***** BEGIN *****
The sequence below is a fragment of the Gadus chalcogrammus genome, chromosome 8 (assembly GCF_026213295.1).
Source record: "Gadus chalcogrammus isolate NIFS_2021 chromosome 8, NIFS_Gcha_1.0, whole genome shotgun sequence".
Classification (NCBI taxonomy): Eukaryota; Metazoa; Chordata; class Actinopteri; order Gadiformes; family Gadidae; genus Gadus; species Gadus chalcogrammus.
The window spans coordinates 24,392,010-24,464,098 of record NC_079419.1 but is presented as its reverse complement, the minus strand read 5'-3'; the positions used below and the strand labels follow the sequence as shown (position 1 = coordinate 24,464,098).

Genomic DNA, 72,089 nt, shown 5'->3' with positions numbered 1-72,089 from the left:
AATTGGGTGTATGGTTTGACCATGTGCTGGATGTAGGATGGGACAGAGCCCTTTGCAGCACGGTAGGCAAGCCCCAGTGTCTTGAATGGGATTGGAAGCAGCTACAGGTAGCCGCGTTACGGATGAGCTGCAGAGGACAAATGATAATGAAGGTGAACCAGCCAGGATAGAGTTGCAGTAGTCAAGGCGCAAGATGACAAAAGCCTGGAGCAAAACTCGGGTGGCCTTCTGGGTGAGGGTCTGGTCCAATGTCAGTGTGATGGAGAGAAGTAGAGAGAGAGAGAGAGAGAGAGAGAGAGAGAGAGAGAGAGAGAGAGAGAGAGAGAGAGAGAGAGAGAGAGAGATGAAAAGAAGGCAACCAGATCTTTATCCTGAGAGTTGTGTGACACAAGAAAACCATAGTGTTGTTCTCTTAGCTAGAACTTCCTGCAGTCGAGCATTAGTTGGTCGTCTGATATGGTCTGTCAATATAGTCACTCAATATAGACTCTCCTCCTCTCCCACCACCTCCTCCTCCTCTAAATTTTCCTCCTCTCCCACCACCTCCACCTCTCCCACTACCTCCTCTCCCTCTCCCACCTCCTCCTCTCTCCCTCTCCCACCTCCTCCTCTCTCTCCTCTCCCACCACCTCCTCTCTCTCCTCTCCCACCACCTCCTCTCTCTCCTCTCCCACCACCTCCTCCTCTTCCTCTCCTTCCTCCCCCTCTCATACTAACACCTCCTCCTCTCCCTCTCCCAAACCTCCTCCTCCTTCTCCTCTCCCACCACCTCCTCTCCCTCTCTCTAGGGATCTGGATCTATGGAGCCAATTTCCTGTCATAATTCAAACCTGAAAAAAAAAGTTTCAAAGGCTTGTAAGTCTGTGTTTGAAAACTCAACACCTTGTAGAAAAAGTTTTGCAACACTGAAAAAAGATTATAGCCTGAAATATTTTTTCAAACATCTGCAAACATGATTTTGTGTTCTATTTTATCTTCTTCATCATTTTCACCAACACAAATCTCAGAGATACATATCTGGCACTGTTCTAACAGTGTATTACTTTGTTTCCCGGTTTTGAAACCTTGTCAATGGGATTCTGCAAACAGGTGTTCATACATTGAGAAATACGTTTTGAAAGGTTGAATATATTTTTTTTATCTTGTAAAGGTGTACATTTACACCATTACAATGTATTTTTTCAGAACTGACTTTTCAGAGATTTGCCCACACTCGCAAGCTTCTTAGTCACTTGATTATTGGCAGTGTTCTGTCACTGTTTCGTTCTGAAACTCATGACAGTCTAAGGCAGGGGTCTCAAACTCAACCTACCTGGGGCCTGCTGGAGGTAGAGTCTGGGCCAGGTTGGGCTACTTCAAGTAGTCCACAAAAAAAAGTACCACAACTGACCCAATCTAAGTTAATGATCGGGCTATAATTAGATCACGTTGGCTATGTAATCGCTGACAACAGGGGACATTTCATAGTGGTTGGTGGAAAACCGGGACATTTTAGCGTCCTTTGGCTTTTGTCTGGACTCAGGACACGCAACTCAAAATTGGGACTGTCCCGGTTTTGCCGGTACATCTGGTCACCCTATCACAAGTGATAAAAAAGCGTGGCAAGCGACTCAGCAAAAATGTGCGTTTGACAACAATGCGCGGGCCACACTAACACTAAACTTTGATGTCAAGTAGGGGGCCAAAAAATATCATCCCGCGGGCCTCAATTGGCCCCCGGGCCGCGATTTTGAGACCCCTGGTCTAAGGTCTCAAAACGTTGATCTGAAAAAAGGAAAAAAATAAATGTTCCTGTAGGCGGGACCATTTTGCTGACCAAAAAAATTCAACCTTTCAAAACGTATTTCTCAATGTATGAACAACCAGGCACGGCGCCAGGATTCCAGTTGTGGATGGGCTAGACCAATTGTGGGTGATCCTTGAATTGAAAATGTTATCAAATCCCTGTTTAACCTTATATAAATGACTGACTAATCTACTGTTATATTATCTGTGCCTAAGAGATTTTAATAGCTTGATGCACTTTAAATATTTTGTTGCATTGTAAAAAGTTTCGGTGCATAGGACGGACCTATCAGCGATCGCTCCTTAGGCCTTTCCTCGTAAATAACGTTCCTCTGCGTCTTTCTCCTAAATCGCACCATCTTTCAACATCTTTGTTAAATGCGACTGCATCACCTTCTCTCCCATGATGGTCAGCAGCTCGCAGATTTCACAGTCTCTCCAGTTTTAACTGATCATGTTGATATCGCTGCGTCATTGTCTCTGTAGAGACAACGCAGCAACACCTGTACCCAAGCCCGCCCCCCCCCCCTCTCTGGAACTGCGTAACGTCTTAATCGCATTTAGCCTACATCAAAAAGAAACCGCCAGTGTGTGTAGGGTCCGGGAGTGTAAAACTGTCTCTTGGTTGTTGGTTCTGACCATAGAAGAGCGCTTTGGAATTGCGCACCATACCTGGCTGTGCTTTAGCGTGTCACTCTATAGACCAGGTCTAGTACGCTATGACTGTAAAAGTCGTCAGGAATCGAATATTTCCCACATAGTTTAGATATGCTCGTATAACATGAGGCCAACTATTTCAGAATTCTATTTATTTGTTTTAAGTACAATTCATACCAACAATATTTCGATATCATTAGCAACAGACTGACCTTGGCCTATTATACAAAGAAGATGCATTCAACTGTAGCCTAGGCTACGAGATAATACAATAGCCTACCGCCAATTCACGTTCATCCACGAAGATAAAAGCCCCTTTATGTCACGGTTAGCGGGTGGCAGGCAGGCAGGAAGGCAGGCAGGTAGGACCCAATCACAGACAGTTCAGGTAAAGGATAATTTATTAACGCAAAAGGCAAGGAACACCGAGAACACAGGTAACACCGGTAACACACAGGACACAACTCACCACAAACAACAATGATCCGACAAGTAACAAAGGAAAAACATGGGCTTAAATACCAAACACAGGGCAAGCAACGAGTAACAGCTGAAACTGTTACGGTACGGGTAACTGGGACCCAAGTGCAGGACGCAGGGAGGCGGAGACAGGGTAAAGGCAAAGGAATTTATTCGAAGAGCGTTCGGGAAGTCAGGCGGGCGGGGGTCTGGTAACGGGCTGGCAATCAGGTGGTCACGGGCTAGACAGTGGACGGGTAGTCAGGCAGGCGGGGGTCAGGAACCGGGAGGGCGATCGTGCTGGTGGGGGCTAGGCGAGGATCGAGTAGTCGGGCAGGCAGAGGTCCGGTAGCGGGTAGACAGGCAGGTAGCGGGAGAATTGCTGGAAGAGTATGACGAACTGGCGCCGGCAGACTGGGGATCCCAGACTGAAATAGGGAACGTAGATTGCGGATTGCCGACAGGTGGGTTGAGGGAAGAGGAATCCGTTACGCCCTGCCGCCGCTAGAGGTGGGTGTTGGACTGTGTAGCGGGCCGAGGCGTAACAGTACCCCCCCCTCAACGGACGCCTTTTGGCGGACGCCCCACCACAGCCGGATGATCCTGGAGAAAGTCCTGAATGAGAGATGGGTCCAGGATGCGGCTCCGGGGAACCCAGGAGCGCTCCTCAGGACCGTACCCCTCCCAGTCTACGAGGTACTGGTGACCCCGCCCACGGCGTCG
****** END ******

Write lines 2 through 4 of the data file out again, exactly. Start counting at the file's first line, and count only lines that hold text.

Source record: "Gadus chalcogrammus isolate NIFS_2021 chromosome 8, NIFS_Gcha_1.0, whole genome shotgun sequence".
Classification (NCBI taxonomy): Eukaryota; Metazoa; Chordata; class Actinopteri; order Gadiformes; family Gadidae; genus Gadus; species Gadus chalcogrammus.
The window spans coordinates 24,392,010-24,464,098 of record NC_079419.1 but is presented as its reverse complement, the minus strand read 5'-3'; the positions used below and the strand labels follow the sequence as shown (position 1 = coordinate 24,464,098).